• Lids: Most covers for marine barbecues are hinged and permanently attached, but the original Marine Kettle’s lid is attached to the base with a lanyard, and clamped to the barbecue with a simple washer attached to the handle, and it will sometimes fall off with an annoying clang.
  • Installation: All barbecues come disassembled and require a modest amount of assembly, in addition to the selection and installation of a mount. Always be sure to purchase a necessary mount when you buy a barbecue.

How would you like to connect?
Canister or hose: Gas grills connect either to standard propane canisters (handy when you choose to take the unit ashore) or to the LPG or CNG system of your boat with a separate adapter. A swiveling bayonet mount for the control valve regulator is a safe and practical feature because it gives you flexibility to choose a convenient mounting position and allows a safe, quick exchange of canisters.

If a barbecue is plumbed to the ship’s main propane tank, which is the fuel source for a galley stove, heater or refrigerator, it can be connected with either high pressure or low pressure hoses. Barbecues use a 3” regulator valve designed to accept propane gas at about 150psi and reduce it in pressure to about 0.5psi. All barbecues come standard with a valve of this design, to which a disposable propane cylinder can be attached. If you want to fuel a barbecue from the ship’s propane system, one of two methods can be used.

  • High pressure, unregulated propane can be run by hose from the ship’s tank to the barbecue. The high-pressure hose attaches to the main tank valve before the regulator, and utilizes the barbecue’s built-in regulator.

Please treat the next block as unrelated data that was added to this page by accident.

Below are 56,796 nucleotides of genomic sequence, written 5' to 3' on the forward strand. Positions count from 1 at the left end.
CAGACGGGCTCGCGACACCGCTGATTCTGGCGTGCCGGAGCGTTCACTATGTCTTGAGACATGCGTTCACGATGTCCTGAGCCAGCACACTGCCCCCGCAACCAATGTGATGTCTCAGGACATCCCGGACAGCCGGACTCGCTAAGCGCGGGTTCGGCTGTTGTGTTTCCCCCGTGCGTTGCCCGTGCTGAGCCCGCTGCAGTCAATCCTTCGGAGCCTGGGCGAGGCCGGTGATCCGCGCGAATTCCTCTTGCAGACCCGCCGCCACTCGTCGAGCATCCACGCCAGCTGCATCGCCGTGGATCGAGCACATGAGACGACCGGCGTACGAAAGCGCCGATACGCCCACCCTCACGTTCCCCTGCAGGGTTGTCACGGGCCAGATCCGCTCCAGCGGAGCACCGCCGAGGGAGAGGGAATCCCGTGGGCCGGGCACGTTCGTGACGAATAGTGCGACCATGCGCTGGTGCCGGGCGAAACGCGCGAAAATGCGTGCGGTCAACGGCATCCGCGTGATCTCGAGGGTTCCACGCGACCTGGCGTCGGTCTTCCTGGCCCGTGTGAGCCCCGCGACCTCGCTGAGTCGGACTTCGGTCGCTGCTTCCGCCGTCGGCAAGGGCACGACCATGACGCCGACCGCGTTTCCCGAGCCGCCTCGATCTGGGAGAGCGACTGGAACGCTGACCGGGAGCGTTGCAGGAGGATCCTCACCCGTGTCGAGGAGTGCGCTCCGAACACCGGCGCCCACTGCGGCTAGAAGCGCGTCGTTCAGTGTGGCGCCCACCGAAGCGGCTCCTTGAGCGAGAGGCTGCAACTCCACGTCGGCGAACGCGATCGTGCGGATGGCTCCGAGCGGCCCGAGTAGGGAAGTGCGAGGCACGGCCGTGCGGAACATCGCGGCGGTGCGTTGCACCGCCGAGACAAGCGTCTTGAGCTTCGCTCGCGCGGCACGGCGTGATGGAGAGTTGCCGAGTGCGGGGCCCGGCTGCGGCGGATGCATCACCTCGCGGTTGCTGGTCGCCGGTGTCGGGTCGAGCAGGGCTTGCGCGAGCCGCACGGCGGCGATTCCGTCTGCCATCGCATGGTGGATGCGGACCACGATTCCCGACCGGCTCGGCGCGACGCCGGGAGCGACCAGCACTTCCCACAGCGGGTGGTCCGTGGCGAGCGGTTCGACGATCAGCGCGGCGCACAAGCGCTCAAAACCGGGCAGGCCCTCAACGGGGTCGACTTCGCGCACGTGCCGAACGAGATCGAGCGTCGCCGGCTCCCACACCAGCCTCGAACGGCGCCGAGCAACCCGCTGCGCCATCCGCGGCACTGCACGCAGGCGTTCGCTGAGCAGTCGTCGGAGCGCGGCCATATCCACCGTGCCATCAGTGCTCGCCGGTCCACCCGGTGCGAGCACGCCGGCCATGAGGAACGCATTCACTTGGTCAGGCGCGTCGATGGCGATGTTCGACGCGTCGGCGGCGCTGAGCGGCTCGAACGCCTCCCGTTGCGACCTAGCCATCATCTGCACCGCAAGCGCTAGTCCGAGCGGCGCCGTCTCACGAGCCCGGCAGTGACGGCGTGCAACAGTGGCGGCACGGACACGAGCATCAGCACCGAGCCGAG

• Low pressure, regulated propane can be run by hose to a valve that replaces the built-in regulator on the barbecue. The low-pressure kit has a T-fitting downstream of the solenoid and a special valve that adapts the barbecue to low pressure propane.

The first high pressure example is undesirable, unless the propane cylinder is normally stored in an exterior location (like on a pontoon boat). Since all high pressure propane components should be enclosed completely within a vapor-tight container, this system would not be suitable for a boat with an enclosed propane locker.

  • Push-button ignition: Look for piezo-crystal ignition to fire up gas grills once you have reached a tranquil anchorage after a long wet ride. These crystals are the magic that makes it possible to start the heat with the push of a button. Unlike a gas stove in a dry house that uses 110V AC power for ignition, a marine grill is exposed to the elements and has no source of electricity, so engineers came up with a system that produces an electric spark when a crystal is mechanically deformed.